SANA'A/HAJJAH, YEMEN—The warring parties in Yemen are showing a whole new level of disregard for civilians, as heavy street fighting and airstrikes have paralyzed Sana'a, leaving the wounded without safe access to medical care. Meanwhile, a crippling blockade prevents vital supplies from entering the country, the international medical humanitarian organization Doctors Without Borders Médecins Sans Frontières (MSF) said today.
Over the past week, people in Sana'a have been trapped in their homes for days due to fighting and airstrikes. Clashes also spread to other parts of the country, such as Hajjah, Amran, and Ibb governorates.
Medical teams using ambulances to try and retrieve the injured reportedly came under fire in Sana'a. Hundreds of people are reported to have been killed. Although MSF has not received the necessary guarantees from parties to the conflict to move medical personnel where needed in Sana'a, it has been able to make medical donations to hospitals in the city.
On December 2, MSF received 28 war-wounded patients at its two hospitals in Khamer and Houth. In the early hours of December 4, an airstrike damaged the MSF-supported Al Gamhouri hospital in Hajjah city. The emergency room, operating theater, and intensive care unit were damaged and 12 emergency room patients were evacuated. Despite the damage, Al Gamhouri hospital received 22 casualties from the airstrikes in Hajjah shortly afterward. Al Gamhouri also received a total of 38 war-wounded patients from December 2 to 3.
"Health services have been repeatedly attacked over the course of this conflict," said Steve Purbrick, MSF field coordinator in Hajjah. "Yet again warring parties are not taking measures to spare medical facilities, endangering the lives of patients and medical staff. Civilians must be able to flee or seek medical care, ambulances must be allowed to reach the injured, and hospitals must be protected."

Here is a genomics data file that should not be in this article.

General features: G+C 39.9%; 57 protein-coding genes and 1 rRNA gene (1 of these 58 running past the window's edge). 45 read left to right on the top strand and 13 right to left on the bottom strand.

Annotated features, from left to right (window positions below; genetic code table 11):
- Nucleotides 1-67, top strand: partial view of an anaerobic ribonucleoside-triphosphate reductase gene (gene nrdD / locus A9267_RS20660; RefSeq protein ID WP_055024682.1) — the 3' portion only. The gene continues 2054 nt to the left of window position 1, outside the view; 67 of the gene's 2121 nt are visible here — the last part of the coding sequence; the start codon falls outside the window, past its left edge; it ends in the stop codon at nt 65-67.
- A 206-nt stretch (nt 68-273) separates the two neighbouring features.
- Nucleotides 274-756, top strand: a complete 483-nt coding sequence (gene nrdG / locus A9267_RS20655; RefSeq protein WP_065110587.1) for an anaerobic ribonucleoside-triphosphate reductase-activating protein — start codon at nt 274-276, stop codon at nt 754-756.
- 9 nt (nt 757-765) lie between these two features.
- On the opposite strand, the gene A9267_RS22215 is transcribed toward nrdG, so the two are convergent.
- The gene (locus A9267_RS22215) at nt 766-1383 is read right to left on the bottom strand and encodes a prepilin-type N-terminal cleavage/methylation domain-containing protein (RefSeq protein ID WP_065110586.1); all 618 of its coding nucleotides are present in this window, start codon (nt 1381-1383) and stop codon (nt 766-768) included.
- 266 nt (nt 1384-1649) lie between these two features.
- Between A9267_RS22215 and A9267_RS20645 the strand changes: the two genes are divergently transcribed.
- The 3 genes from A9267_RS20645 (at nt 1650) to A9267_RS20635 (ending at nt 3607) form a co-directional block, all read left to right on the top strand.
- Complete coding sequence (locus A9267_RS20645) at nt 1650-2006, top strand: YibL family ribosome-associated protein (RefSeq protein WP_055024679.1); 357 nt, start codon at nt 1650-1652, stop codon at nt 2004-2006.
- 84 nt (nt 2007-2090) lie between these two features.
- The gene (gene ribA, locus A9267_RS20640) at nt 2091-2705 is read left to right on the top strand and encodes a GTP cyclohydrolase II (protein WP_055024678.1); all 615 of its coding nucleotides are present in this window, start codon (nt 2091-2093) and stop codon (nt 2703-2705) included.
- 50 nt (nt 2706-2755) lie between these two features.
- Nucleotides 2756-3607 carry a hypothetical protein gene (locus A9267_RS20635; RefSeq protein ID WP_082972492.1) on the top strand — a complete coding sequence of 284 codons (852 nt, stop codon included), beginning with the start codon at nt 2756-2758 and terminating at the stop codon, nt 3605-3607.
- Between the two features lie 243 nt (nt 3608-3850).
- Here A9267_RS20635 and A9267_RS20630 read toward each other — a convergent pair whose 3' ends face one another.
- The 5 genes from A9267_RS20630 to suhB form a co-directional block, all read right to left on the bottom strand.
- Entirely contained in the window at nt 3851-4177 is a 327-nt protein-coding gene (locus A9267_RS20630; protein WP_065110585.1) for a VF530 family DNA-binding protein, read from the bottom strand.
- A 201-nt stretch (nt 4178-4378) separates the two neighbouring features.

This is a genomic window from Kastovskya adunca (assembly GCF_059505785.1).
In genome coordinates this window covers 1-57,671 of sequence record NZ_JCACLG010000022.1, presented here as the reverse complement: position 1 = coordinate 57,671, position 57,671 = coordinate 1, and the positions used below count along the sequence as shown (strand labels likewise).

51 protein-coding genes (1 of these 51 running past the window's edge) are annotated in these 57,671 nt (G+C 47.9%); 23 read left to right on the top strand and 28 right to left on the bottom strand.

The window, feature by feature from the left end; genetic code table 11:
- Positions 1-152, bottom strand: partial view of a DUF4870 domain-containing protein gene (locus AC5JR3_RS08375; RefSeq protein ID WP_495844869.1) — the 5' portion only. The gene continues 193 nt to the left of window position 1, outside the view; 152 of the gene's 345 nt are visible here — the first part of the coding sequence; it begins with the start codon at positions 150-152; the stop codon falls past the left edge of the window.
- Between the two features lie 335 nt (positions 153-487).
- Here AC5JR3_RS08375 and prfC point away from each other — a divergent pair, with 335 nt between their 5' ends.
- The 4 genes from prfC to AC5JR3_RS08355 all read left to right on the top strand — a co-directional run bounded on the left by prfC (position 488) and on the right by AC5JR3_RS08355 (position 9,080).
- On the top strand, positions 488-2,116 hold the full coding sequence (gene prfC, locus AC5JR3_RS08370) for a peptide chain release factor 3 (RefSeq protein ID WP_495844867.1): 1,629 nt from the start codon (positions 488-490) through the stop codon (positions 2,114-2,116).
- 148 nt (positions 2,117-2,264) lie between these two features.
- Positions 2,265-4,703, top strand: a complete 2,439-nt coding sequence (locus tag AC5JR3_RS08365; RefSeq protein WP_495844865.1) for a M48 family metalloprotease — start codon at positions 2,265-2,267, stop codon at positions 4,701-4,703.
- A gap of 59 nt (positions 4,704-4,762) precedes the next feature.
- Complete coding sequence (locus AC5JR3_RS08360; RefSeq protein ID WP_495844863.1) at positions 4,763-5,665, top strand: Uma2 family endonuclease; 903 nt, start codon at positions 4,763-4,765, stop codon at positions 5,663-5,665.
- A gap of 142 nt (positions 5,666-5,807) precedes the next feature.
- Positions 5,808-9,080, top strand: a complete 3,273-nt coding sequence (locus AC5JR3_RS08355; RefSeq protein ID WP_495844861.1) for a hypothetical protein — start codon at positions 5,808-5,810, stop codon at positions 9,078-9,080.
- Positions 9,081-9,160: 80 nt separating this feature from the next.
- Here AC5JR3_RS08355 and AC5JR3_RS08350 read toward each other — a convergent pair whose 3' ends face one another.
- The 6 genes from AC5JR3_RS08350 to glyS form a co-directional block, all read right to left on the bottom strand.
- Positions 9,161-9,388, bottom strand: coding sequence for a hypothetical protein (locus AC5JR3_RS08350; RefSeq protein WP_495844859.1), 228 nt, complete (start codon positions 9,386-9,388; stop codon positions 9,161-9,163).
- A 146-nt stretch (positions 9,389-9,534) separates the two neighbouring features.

The clashes come as Yemen still reels from a crippling blockade on commercial and humanitarian imports, imposed by the Saudi-led coalition on November 6. Although some humanitarian flights and ships have now been allowed into Yemen again, the blockade is still in place for commercial imports of goods, including food and fuel. For Yemenis, this has placed a significant additional strain on access to basic goods, medicine, and medical supplies. Since the escalation of the fighting and imposition of the blockade, fuel prices have increased over 200 percent, and prices of daily essentials like water and food have also risen dramatically.
"The blockade and recent fighting have had a devastating knock-on effect on the medical mission in Yemen," said Djoen Besselink, head of mission for MSF. "The increased cost of fuel, for example, means that people must pay more for transport to hospitals, or choose between going to hospital and buying food for the rest of their families. Hospitals are themselves struggling to afford the costs of fuel, which may prompt some of the few remaining functional hospitals to close."
MSF calls for the lifting of the blockade to alleviate the suffering of people in Yemen.
"The destruction and dismantling of Yemen's health services have been a hallmark of the conflict over the past two and a half years," Besselink said. "The blockade is significantly contributing to this, and must be lifted immediately. Commercial ships and planes must be allowed into ports of entry in the north to prevent more needless suffering."
MSF works in 13 hospitals and health centers in Yemen and provides support to more than 20 hospitals or health centers across 12 Yemeni governorates: Taiz, Aden, Al-Dhale', Saada, Amran, Hajjah, Ibb, Sana'a, Hodaida, Abyan, Shabwa, and Lahj. With nearly 1,600 staff nationwide, Yemen is among MSF´s largest projects in the world.